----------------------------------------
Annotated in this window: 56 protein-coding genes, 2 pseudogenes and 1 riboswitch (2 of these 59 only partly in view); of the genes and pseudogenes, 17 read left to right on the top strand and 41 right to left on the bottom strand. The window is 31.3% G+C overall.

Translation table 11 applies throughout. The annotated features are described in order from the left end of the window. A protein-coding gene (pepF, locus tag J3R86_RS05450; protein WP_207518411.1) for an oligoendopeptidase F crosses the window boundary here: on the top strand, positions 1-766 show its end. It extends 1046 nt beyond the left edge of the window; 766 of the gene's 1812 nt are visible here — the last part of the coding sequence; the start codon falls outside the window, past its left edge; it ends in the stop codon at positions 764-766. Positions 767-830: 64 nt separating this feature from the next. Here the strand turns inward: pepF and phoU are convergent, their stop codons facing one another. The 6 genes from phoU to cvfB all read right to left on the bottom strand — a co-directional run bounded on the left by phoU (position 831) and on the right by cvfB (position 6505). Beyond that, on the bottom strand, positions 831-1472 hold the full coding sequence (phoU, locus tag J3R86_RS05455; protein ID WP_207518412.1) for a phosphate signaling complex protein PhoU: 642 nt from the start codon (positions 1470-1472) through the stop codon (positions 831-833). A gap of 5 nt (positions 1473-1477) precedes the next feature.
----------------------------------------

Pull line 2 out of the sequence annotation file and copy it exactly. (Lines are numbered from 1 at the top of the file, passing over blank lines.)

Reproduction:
Translation table 11 applies throughout. The annotated features are described in order from the left end of the window. A protein-coding gene (pepF, locus tag J3R86_RS05450; protein WP_207518411.1) for an oligoendopeptidase F crosses the window boundary here: on the top strand, positions 1-766 show its end. It extends 1046 nt beyond the left edge of the window; 766 of the gene's 1812 nt are visible here — the last part of the coding sequence; the start codon falls outside the window, past its left edge; it ends in the stop codon at positions 764-766. Positions 767-830: 64 nt separating this feature from the next. Here the strand turns inward: pepF and phoU are convergent, their stop codons facing one another. The 6 genes from phoU to cvfB all read right to left on the bottom strand — a co-directional run bounded on the left by phoU (position 831) and on the right by cvfB (position 6505). Beyond that, on the bottom strand, positions 831-1472 hold the full coding sequence (phoU, locus tag J3R86_RS05455; protein ID WP_207518412.1) for a phosphate signaling complex protein PhoU: 642 nt from the start codon (positions 1470-1472) through the stop codon (positions 831-833). A gap of 5 nt (positions 1473-1477) precedes the next feature.